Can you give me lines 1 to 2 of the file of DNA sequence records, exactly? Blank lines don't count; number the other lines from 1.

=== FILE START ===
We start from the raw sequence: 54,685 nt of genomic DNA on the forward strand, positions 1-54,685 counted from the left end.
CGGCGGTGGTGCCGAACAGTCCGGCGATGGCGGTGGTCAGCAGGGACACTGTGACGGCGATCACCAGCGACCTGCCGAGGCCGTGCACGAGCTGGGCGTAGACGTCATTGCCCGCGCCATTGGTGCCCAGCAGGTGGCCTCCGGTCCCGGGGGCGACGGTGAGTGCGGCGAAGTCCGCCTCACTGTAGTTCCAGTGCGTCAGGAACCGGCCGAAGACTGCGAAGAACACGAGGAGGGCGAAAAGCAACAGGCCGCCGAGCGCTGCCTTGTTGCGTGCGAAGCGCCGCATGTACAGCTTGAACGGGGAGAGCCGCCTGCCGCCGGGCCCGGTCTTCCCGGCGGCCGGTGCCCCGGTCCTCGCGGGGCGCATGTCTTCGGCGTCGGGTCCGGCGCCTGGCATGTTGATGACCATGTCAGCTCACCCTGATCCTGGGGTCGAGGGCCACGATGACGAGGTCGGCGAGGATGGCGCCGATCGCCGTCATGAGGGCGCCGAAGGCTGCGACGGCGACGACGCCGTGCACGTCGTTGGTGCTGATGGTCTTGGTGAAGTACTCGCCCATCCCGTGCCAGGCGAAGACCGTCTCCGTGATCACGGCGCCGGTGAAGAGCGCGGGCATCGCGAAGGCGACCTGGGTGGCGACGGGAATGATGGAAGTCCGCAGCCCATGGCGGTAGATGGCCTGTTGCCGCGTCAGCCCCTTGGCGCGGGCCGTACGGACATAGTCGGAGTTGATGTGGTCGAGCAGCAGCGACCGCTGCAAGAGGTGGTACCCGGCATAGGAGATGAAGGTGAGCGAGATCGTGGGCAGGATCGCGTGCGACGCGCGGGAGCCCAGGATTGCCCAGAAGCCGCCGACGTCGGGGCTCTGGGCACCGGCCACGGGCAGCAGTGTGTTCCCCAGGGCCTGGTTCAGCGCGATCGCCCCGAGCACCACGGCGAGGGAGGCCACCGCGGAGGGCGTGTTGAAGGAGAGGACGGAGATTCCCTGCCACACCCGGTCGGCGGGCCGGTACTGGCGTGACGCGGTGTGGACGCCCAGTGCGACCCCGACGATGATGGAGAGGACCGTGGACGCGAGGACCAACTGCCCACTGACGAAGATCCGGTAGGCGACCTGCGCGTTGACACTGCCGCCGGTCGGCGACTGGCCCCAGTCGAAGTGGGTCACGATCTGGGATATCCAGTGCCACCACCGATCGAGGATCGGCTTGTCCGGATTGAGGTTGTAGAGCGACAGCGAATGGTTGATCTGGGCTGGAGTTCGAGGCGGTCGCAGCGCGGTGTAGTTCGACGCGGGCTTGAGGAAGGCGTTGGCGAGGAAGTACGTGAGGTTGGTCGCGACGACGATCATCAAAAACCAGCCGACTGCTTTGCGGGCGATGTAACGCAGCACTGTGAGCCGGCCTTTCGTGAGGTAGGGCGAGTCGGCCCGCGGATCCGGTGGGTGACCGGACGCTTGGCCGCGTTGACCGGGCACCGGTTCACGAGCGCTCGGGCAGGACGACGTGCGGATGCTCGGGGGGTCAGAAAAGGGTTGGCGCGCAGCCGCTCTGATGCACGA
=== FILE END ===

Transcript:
We start from the raw sequence: 54,685 nt of genomic DNA on the forward strand, positions 1-54,685 counted from the left end.
CGGCGGTGGTGCCGAACAGTCCGGCGATGGCGGTGGTCAGCAGGGACACTGTGACGGCGATCACCAGCGACCTGCCGAGGCCGTGCACGAGCTGGGCGTAGACGTCATTGCCCGCGCCATTGGTGCCCAGCAGGTGGCCTCCGGTCCCGGGGGCGACGGTGAGTGCGGCGAAGTCCGCCTCACTGTAGTTCCAGTGCGTCAGGAACCGGCCGAAGACTGCGAAGAACACGAGGAGGGCGAAAAGCAACAGGCCGCCGAGCGCTGCCTTGTTGCGTGCGAAGCGCCGCATGTACAGCTTGAACGGGGAGAGCCGCCTGCCGCCGGGCCCGGTCTTCCCGGCGGCCGGTGCCCCGGTCCTCGCGGGGCGCATGTCTTCGGCGTCGGGTCCGGCGCCTGGCATGTTGATGACCATGTCAGCTCACCCTGATCCTGGGGTCGAGGGCCACGATGACGAGGTCGGCGAGGATGGCGCCGATCGCCGTCATGAGGGCGCCGAAGGCTGCGACGGCGACGACGCCGTGCACGTCGTTGGTGCTGATGGTCTTGGTGAAGTACTCGCCCATCCCGTGCCAGGCGAAGACCGTCTCCGTGATCACGGCGCCGGTGAAGAGCGCGGGCATCGCGAAGGCGACCTGGGTGGCGACGGGAATGATGGAAGTCCGCAGCCCATGGCGGTAGATGGCCTGTTGCCGCGTCAGCCCCTTGGCGCGGGCCGTACGGACATAGTCGGAGTTGATGTGGTCGAGCAGCAGCGACCGCTGCAAGAGGTGGTACCCGGCATAGGAGATGAAGGTGAGCGAGATCGTGGGCAGGATCGCGTGCGACGCGCGGGAGCCCAGGATTGCCCAGAAGCCGCCGACGTCGGGGCTCTGGGCACCGGCCACGGGCAGCAGTGTGTTCCCCAGGGCCTGGTTCAGCGCGATCGCCCCGAGCACCACGGCGAGGGAGGCCACCGCGGAGGGCGTGTTGAAGGAGAGGACGGAGATTCCCTGCCACACCCGGTCGGCGGGCCGGTACTGGCGTGACGCGGTGTGGACGCCCAGTGCGACCCCGACGATGATGGAGAGGACCGTGGACGCGAGGACCAACTGCCCACTGACGAAGATCCGGTAGGCGACCTGCGCGTTGACACTGCCGCCGGTCGGCGACTGGCCCCAGTCGAAGTGGGTCACGATCTGGGATATCCAGTGCCACCACCGATCGAGGATCGGCTTGTCCGGATTGAGGTTGTAGAGCGACAGCGAATGGTTGATCTGGGCTGGAGTTCGAGGCGGTCGCAGCGCGGTGTAGTTCGACGCGGGCTTGAGGAAGGCGTTGGCGAGGAAGTACGTGAGGTTGGTCGCGACGACGATCATCAAAAACCAGCCGACTGCTTTGCGGGCGATGTAACGCAGCACTGTGAGCCGGCCTTTCGTGAGGTAGGGCGAGTCGGCCCGCGGATCCGGTGGGTGACCGGACGCTTGGCCGCGTTGACCGGGCACCGGTTCACGAGCGCTCGGGCAGGACGACGTGCGGATGCTCGGGGGGTCAGAAAAGGGTTGGCGCGCAGCCGCTCTGATGCACGA